Pulling plug on Florida State game might not cost WVU
Aside from two pending lawsuits with the Big East, West Virginia has taken the first concrete step toward clearing its schedule to join the Big 12 in football this fall.
The school on Friday sent a letter to Florida State notifying the Seminoles that they were backing out of the scheduled Sept. 8 game between the schools in Tallahassee. The buyout for such a move is $500,000.
There's a catch, though. Sources indicate that the contract between WVU and FSU for games in 2012 in Tallahassee and 2013 in Morgantown also contains a clause that would relieve WVU of paying the penalty if Florida State manages to replace the Mountaineers with a comparable opponent.
FSU athletic director Randy Spetman expressed his disappointment over the move in a statement released by the school that makes it sound as if scheduling a comparable opponent will be difficult, but that's not necessarily the case.
"We were informed in writing late Friday afternoon of West Virginia University's intention to cancel its 2012 football game with Florida State University scheduled for Sept. 8 in Tallahassee,'' Spetman said. "We are disappointed for our coaches, players and fans that this game will not take place as originally scheduled. We now face the challenge of completing our 2012 schedule just seven months before the start of the season. We will work quickly and diligently to fill the hole on our schedule and will communicate with our season-ticket holders and fans as the process moves forward.''
Here's the catch, though. Assuming West Virginia jumps to the Big 12 and the Big East is not able to find a replacement for the Mountaineers for 2012 - which seems likely - there will be seven Big East teams looking for another game.
Whose decision it is to determine what constitutes a comparable opponent is not quite clear, but as BCS-level schools, perhaps all the remaining Big East schools constitute a comparable opponent.
The Seminoles already have one Big East team on their non-conference schedule, South Florida. Should the Big East schools be scrambling for replacements for West Virginia, it seems likely the first ones FSU - which will need a home game - would look at are the three who were supposed to play road games at WVU next season - Rutgers, Cincinnati and Syracuse. The Mountaineers were scheduled as home games for Pitt, Connecticut and Louisville.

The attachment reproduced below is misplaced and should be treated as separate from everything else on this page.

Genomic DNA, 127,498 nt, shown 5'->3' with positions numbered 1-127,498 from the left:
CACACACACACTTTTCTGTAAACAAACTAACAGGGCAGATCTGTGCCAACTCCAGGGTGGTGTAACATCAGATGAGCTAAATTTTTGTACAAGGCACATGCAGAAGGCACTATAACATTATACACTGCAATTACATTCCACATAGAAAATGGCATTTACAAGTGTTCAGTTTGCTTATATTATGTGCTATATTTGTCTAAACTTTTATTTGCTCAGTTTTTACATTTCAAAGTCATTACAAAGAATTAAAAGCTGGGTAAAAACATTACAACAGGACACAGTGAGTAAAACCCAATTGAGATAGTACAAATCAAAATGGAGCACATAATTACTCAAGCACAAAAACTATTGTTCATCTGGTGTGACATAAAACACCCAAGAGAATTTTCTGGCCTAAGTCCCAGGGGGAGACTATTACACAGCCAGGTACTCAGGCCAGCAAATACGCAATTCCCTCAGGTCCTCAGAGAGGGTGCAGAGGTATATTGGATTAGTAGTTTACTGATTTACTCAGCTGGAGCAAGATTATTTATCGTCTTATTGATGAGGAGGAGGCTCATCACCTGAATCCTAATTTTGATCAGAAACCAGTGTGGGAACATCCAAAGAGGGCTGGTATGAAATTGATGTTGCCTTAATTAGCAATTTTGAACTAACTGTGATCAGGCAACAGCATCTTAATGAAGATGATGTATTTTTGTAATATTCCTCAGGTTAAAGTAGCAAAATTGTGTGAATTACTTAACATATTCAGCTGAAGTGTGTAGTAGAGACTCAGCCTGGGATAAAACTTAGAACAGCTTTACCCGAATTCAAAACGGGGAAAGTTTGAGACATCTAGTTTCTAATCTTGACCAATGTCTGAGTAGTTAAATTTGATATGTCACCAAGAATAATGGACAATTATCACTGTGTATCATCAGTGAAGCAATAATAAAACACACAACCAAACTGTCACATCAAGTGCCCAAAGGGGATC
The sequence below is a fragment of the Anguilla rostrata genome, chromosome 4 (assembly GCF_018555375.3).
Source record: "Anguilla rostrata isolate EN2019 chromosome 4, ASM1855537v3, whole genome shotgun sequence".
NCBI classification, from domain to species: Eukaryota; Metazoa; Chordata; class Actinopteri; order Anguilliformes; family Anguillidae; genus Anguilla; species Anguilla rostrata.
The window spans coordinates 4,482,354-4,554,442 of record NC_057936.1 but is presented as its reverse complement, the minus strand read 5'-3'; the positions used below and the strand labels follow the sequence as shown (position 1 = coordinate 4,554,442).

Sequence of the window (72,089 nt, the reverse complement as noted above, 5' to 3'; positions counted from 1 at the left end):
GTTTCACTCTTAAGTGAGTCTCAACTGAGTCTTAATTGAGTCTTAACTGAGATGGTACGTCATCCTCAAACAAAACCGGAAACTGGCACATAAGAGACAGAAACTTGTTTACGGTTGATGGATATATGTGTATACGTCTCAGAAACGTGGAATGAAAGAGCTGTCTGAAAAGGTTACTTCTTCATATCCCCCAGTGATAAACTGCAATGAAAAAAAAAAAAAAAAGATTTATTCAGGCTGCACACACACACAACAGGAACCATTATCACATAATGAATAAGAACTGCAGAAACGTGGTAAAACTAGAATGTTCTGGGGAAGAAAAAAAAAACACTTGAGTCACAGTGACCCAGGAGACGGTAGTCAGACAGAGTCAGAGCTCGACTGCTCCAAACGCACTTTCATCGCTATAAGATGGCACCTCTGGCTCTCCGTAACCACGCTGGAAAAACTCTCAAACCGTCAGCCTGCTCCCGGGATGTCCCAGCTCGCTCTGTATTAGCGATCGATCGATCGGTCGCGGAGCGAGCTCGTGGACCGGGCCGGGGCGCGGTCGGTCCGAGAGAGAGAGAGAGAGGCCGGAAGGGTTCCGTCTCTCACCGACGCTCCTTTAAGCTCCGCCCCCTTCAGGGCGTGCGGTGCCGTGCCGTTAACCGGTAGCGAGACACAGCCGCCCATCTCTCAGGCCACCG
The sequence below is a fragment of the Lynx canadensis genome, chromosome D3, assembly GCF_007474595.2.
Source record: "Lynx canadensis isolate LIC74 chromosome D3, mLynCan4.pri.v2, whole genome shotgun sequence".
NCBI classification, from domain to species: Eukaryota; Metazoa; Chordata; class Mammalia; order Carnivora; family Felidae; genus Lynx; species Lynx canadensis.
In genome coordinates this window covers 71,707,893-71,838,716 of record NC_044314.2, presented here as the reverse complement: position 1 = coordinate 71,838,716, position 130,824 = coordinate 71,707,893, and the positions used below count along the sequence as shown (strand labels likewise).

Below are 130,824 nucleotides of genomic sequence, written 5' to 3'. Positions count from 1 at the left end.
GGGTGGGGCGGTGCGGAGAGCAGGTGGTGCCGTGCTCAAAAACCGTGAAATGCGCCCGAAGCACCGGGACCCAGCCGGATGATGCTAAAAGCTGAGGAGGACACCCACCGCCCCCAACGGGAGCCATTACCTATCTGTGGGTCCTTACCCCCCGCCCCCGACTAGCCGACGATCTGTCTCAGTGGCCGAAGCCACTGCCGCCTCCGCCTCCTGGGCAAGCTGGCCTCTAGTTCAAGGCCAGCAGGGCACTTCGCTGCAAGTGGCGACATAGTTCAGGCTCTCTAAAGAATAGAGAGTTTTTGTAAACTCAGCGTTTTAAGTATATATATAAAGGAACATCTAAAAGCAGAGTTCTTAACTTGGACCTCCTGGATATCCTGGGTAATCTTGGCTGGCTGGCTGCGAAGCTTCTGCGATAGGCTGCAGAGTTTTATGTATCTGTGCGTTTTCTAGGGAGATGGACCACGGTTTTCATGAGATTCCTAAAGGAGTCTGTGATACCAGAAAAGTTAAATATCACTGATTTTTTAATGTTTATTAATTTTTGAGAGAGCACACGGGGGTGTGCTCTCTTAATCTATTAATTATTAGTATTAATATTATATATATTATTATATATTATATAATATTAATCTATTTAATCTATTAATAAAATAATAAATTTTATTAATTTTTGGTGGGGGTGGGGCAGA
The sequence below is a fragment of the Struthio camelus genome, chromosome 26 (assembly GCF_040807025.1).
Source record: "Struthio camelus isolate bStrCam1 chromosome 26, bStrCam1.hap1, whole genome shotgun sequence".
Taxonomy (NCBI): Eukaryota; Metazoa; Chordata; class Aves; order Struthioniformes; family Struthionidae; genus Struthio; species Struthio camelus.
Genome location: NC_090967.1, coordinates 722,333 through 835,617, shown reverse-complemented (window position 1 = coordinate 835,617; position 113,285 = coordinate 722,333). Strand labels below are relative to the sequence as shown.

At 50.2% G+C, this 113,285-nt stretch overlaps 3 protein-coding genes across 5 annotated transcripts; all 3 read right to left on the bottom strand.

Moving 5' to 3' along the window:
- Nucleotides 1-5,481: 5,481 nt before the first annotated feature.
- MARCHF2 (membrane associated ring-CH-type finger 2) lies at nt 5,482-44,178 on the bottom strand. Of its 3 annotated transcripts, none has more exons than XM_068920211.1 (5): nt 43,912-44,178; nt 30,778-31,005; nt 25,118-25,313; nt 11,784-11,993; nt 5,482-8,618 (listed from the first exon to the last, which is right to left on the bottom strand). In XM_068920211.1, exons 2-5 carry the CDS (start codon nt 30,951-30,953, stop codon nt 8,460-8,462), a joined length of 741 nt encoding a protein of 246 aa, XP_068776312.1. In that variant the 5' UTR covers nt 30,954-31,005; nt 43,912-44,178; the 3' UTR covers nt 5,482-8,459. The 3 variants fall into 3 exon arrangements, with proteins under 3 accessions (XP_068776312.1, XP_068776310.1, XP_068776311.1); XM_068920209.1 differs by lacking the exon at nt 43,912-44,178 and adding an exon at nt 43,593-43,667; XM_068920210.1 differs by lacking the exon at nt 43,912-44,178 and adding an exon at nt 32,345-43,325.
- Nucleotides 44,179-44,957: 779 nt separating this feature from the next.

West Virginia athletic director Oliver Luck, contacted Saturday night, refused to comment on either the cancellation of the Florida State game or WVU's 2012 schedule because of the pending legal cases between West Virginia and the Big East.
The Mountaineers had to cancel one of the four non-conference games they had scheduled in order to be able to accommodate a Big 12 slate and stay at the 12-game limit. The Big 12 plays nine conference games and when the schedule was made WVU was scheduled to play eight games in the Big East, including one against TCU.
That West Virginia chose the Florida State game to cancel is not surprising. The Mountaineers also have non-conference games with Marshall, James Madison and Maryland next season, but Marshall is a home game that will bring in more than $1 million, James Madison is a special event game in Washington with a reported $1 million buyout, and canceling Maryland would jeopardize a series that still has at least five years remaining.
From a competitive aspect, it was also logical to cancel Florida State, given that WVU's 2012 schedule will also include the likes of regular or recent Top 25 opponents Texas, Oklahoma, Oklahoma State, Kansas State, TCU and Baylor, among others.
Despite the two ongoing lawsuits with the Big East over a 27-month waiting period to leave the conference, WVU officials have steadfastly insisted that the Mountaineers would play in the Big 12 beginning this fall. Luck and school president James Clements have assured the Big 12 that the move will be made.
Canceling the Florida State game in 2012 does not necessarily mean the 2013 game will be called off, although that too seems likely. Florida State seems unlikely to play that game without a return visit. The buyout for the 2013 game would be $300,000. That was also the original buyout for the 2012 game, but it increased to $500,000 because the cancellation was made within a year of the game.
The 2013 game, though, could be called off by mutual agreement. If Pitt and Syracuse make the jump to the ACC in 2013, Florida State might need to free up a spot on its schedule if the ACC goes to a nine-game schedule.
The irony of canceling the game because of a change in conference affiliation by WVU is that the series between West Virginia and the Seminoles was brought about as reparations by the ACC to the Big East following the raid that took Virginia Tech, Miami and Boston College from the Big East. The ACC, as part of a court settlement over that matter, agreed to schedule home-and-home games between its schools and Big East schools. West Virginia drew Florida State.
Reach Dave Hickman at 304-348-1734 or email@example.com or follow him at Twitter.com/dphickman1